Sun Microsystems continued Tuesday to integrate technologies gained from its $4.1 billion purchase of StorageTek last year and sought to clarify its overall strategy for storing, managing and securing data throughout the enterprise.
Identity management, virtualization, security and integration of technologies are the four key pillars for Sun's strategy, said officials at the company's Network Computing event in Washington, D.C., which was webcast.
New products rolled out include the Sun StorageTek 5320 NAS Appliance, a network-attached storage device that uses AMD Opteron processors and both Fibre Channel and Serial ATA drives. Also new are the StorageTek Virtual Storage Manager (VSM) 5 virtual tape appliance for mainframe environments, which doubles the capacity of its predecessor, and the new StorageTek VSM 4e, an entry-level tape virtualization offering for smaller mainframe environments.
On the identity management side, Sun integrated technology it acquired in 2003 from Waveset Technologies Inc. into its StorageTek Enterprise Storage Manager software, to discover, monitor, report and charge-back users for storage resource use.
"Identity is the most critical component of a secure ILM architecture," said Scott McNealy, at the event in one of his first public appearances as chairman.
Businesses are struggling to manage the explosion of data created from the rampant use of the Internet and the increase of data such as blogs, podcasts and videos, McNealy said.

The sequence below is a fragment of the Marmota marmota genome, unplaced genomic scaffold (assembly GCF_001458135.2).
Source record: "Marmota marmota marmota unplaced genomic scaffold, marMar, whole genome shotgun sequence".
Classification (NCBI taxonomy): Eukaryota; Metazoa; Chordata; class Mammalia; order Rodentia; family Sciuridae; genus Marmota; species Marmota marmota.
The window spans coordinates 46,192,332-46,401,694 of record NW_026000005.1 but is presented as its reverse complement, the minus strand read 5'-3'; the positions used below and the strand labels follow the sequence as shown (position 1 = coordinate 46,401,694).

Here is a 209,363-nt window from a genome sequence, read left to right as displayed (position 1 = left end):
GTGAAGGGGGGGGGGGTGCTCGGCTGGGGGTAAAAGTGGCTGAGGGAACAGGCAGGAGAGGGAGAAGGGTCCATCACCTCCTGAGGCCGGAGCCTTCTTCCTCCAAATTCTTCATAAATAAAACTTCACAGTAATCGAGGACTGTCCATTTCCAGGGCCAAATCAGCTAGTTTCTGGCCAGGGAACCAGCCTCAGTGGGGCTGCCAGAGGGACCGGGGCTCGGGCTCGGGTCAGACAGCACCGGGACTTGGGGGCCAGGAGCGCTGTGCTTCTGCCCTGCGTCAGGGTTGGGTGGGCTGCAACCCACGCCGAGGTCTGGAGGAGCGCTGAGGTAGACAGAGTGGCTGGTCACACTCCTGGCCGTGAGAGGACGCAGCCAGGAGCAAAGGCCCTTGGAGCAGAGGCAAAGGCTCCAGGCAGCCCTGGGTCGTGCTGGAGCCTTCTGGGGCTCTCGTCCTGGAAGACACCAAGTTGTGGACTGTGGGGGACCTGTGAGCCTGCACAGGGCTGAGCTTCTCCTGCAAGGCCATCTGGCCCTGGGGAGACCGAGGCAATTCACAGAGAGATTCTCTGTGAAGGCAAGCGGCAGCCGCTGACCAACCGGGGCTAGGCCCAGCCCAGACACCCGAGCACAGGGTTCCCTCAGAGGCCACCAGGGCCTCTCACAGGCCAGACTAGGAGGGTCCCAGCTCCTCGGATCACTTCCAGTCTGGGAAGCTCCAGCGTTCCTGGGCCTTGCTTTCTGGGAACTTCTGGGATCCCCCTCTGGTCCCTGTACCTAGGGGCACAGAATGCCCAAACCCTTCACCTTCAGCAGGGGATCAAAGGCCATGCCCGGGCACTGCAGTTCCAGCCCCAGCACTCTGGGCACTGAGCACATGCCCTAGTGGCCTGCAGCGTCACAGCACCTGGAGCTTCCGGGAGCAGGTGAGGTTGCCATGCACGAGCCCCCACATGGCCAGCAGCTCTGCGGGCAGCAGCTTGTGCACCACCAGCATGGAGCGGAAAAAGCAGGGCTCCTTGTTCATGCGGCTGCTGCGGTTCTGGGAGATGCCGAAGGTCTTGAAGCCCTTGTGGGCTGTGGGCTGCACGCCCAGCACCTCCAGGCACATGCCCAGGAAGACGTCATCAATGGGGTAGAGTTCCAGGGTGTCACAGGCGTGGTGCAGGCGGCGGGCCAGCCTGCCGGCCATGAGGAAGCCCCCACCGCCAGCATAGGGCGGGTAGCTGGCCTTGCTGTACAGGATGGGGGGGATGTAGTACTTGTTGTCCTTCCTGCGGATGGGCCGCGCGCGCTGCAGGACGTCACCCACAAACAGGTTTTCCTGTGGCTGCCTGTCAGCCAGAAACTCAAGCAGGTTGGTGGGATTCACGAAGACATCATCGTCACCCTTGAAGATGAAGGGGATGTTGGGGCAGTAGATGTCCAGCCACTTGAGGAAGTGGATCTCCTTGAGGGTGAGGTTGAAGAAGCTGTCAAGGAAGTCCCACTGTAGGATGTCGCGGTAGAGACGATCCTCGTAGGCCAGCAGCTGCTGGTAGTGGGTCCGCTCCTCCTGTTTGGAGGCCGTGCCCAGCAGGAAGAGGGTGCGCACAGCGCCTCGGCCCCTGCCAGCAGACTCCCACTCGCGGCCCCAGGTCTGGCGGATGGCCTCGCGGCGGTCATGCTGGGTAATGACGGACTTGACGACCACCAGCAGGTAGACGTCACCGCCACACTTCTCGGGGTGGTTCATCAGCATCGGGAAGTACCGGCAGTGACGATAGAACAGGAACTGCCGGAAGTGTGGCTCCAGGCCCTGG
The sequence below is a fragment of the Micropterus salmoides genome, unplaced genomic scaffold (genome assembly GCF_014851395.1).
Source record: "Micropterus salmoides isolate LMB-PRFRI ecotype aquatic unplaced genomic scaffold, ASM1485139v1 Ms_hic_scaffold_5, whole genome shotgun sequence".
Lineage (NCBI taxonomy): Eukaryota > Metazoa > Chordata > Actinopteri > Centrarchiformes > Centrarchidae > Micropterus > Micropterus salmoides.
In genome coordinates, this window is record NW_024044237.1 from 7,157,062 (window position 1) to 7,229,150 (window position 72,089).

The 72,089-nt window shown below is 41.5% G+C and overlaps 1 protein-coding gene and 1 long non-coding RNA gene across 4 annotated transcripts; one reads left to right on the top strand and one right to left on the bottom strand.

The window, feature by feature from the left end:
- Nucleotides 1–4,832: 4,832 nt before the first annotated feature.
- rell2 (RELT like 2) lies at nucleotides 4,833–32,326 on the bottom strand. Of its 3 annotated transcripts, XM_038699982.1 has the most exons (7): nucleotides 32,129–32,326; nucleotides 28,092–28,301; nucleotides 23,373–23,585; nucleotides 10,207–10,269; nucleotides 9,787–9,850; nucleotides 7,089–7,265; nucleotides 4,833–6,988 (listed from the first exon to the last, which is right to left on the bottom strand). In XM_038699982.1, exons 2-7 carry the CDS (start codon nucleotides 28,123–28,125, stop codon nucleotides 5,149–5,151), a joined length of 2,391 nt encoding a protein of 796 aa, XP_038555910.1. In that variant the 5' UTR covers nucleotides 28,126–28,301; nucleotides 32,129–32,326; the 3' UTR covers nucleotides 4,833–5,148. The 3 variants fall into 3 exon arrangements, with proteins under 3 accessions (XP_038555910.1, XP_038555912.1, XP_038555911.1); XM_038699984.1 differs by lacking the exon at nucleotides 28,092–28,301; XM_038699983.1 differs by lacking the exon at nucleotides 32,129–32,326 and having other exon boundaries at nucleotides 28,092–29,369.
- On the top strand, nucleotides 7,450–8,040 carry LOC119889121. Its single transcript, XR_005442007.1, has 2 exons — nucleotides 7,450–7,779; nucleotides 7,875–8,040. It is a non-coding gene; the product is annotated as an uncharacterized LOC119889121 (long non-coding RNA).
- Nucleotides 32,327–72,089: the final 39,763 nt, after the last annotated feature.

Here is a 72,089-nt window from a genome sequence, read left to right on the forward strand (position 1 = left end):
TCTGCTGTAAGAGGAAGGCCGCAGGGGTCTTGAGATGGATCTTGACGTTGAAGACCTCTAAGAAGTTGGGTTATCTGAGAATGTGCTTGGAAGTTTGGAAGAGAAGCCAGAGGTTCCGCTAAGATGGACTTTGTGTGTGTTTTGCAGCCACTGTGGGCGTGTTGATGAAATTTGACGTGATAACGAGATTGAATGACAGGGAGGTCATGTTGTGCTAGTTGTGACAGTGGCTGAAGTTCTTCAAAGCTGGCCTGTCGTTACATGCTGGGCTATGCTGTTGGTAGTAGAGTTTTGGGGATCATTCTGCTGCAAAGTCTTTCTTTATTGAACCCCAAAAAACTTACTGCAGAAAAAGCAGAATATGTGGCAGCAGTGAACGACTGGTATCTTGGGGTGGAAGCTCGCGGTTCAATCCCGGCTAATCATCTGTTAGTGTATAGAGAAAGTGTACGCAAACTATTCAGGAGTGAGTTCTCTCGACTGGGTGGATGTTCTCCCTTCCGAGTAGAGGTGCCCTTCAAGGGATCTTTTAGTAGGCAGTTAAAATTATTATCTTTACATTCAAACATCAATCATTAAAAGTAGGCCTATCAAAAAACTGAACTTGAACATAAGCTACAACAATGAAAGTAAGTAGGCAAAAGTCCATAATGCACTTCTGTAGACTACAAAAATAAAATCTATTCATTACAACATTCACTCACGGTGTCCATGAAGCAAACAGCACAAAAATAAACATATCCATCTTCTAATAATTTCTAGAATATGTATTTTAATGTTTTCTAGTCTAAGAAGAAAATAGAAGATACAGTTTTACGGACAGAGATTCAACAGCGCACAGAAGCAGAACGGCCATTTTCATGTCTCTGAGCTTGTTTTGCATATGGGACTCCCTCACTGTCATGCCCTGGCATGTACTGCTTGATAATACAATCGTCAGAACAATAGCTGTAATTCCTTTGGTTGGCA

"It's all about the data, gang; it's not about the storage," McNealy said. "The world is changing, we are moving from the era of the Internet age into the participation age, where everyone is on the Internet and everyone is a publisher, an editor."
As businesses are facing increasing challenges in the areas of energy, heating, cooling and space, McNealy held up Sun's thin-client computing devices as an energy-efficient way to compute.
"We're all about focusing on outfitting the data center so you can participate in the digital participation age without torching the planet," McNealy said.
Sun also rolled out new services to help businesses manage data, called Managed Operations for Storage, that bring in capabilities from its acquisitions of StorageTek and SevenSpace, and are geared to help businesses lower storage management costs; increase application, database and transaction performance through reporting, provisioning and storage allocation; and decrease risk of data loss.
The company also launched its Information Management Maturity Model (IM3) workshop to help businesses identify weaknesses in their information lifecycle management (ILM) strategies.
Sun also said that it would add its next-generation Zettabyte file system, geared to automate tasks for storage administrators and increase data integrity, to a version of the Solaris 10 operating system shipping in June.